# Tag Archives: Stable Diffusion

## Stable Diffusion – Playing with parameters

It is fun to make images with Stable Diffusion, but it is also frustrating when the result is not what you expect and it takes long time generate new pictures.

I have been playing with the cpu-only-branch of Stable Diffusion on a linux computer with an 8th Generation Core i7 CPU and 16GB of RAM and here comes some findings.

## Basic prompt and parameters

I wanted to generate a useful picture for my Dungeons & Dragons game. So, as a somewhat qualified start I did:

fantasy art of village house, cliff, well, town square, market and storm, in the style of greg rutkowski

I used

• seed=2 (bacause I did not like seed=1)
• Sample Steps=10
• Guide=7.5
• Sample Model=Euler Ancestral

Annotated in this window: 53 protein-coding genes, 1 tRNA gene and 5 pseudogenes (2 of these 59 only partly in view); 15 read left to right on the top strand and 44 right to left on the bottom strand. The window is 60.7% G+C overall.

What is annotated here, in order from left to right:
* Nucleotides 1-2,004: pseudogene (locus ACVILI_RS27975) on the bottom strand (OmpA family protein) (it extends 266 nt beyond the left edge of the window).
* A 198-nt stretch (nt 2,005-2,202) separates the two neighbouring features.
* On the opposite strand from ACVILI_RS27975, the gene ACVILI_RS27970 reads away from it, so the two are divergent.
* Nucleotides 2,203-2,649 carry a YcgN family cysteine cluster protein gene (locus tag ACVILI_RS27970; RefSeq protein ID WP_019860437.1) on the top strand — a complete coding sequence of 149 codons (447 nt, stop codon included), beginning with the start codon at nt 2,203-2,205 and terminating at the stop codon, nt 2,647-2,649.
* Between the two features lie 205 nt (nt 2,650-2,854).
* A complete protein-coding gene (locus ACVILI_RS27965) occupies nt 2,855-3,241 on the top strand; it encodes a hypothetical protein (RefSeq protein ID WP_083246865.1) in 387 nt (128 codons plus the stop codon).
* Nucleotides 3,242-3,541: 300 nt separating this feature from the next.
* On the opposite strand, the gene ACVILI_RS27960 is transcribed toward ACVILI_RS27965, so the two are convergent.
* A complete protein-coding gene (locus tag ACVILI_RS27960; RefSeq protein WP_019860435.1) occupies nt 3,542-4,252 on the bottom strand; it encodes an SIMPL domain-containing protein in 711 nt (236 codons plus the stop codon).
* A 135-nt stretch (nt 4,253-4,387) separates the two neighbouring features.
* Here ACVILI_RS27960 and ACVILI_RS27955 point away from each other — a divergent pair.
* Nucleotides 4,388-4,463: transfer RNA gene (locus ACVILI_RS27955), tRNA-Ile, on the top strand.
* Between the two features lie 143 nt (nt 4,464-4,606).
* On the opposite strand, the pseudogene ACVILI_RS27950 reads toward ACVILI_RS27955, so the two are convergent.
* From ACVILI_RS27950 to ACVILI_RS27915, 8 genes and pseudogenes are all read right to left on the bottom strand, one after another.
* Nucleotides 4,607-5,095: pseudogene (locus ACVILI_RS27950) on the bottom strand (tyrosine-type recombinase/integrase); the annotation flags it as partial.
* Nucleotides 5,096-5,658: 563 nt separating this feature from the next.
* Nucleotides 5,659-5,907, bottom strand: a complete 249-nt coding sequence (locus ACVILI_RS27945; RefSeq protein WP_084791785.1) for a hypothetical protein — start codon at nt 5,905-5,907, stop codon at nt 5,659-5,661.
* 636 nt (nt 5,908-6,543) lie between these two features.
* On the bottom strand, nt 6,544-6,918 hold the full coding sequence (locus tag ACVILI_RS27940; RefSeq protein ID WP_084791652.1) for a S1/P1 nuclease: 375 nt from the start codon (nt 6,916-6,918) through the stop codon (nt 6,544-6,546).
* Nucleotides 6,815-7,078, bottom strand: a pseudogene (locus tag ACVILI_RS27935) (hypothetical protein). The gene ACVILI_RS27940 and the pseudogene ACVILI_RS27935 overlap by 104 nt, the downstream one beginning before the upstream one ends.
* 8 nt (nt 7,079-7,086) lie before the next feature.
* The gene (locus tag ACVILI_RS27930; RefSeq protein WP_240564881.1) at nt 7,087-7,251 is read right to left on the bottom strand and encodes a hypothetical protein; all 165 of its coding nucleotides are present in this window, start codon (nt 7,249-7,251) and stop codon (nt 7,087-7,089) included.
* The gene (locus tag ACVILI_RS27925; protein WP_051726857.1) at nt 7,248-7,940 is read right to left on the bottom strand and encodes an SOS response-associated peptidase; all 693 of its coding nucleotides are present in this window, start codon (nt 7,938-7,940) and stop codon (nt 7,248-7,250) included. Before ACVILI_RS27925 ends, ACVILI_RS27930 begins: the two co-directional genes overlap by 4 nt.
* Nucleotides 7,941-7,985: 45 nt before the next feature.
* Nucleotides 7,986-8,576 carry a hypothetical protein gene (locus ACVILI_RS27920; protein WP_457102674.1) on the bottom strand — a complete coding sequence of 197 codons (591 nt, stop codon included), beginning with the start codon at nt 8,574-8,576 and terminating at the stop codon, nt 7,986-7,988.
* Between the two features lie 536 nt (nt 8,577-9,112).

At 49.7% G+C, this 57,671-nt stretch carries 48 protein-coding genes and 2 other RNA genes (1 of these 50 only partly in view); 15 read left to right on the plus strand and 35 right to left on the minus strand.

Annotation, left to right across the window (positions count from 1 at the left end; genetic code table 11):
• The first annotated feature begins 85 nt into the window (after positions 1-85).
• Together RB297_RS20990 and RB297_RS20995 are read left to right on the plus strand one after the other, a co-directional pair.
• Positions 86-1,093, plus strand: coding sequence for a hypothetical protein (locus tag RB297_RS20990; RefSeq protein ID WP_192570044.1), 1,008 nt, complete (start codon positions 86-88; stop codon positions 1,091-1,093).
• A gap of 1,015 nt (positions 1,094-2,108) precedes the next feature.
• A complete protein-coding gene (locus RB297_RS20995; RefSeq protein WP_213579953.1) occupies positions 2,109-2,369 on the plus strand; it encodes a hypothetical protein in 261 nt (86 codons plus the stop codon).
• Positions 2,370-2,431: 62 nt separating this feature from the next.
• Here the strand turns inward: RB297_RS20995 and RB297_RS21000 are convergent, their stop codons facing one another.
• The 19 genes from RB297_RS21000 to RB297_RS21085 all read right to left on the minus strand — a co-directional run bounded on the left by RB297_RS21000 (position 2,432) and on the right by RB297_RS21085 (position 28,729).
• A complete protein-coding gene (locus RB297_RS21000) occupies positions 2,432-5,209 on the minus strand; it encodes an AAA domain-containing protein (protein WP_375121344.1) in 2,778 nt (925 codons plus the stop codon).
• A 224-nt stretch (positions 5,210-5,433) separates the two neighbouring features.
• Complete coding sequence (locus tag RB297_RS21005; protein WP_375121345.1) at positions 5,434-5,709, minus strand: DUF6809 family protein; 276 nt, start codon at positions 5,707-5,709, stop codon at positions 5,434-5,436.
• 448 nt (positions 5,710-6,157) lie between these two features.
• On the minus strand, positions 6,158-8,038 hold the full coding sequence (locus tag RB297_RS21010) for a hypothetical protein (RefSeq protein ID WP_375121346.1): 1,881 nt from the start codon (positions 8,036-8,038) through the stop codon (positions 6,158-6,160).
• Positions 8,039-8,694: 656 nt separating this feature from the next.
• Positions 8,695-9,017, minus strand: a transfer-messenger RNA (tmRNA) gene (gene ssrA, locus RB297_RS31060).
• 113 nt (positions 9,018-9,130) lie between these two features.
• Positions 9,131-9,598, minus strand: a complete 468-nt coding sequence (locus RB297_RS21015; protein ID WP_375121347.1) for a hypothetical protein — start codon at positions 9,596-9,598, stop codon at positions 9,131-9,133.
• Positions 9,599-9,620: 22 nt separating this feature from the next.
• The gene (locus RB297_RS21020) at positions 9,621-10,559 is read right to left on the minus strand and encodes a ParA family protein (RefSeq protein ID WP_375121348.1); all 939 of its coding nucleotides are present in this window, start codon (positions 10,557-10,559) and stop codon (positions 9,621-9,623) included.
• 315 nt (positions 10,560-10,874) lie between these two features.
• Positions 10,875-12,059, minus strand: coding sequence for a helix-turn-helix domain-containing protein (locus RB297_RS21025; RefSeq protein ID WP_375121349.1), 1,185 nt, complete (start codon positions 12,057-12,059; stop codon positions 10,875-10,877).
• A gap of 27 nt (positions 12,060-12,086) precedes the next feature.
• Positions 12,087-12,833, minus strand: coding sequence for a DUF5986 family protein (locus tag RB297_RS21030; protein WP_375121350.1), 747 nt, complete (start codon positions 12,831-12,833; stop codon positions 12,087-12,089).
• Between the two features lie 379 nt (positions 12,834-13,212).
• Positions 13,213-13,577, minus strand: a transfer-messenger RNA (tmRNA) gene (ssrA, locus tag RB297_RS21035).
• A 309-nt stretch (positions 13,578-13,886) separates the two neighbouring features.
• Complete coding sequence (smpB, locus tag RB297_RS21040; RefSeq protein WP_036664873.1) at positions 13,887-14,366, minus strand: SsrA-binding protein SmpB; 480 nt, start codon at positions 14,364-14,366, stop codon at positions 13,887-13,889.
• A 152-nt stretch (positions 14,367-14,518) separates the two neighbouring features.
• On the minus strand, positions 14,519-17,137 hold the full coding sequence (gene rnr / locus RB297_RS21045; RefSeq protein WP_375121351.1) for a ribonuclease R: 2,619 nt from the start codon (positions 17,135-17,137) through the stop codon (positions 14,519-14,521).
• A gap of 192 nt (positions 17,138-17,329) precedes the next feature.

• Resolution=512×512
• The 1.4 model (the small one)

Not very far from default settings. My performance is about 10s per sample step, thus this picture took 1m40s to generate:

This is the unmodified 512×512 picture. Below I will publish smaller/scaled picture but unless otherwise mentioned they are all generated as 512×512. This picture was not so far from what I had in mind, but I don’t see any well or market, or town square.

## Sample Methods

I generated exactly the same thing, only changing the Sample Method parameter:

Three of the sample methods took (roughly) twice the time (200% in the name above). I can at least draw the conclusion that the sampling method is not just a mathematical detail but something that actually affects the output quite much.

## Sampling Steps

Next thing was to try different number of sampling steps, from 2 to 99:

## Guide

There is a guide parameter (how strongly the image should follow the prompt) and that is not a very obvious parameter. For this purpose i used 30 Sampling Steps and tried a few guide values (0-15 are allowed values):

To my amateur eye, guide seems to be mostly about contrast and sharpness. I do not see that the pictures resembles my prompt more or less.

## Resolution

I generated 6 images using different resolutions. Sampling Steps is now 20.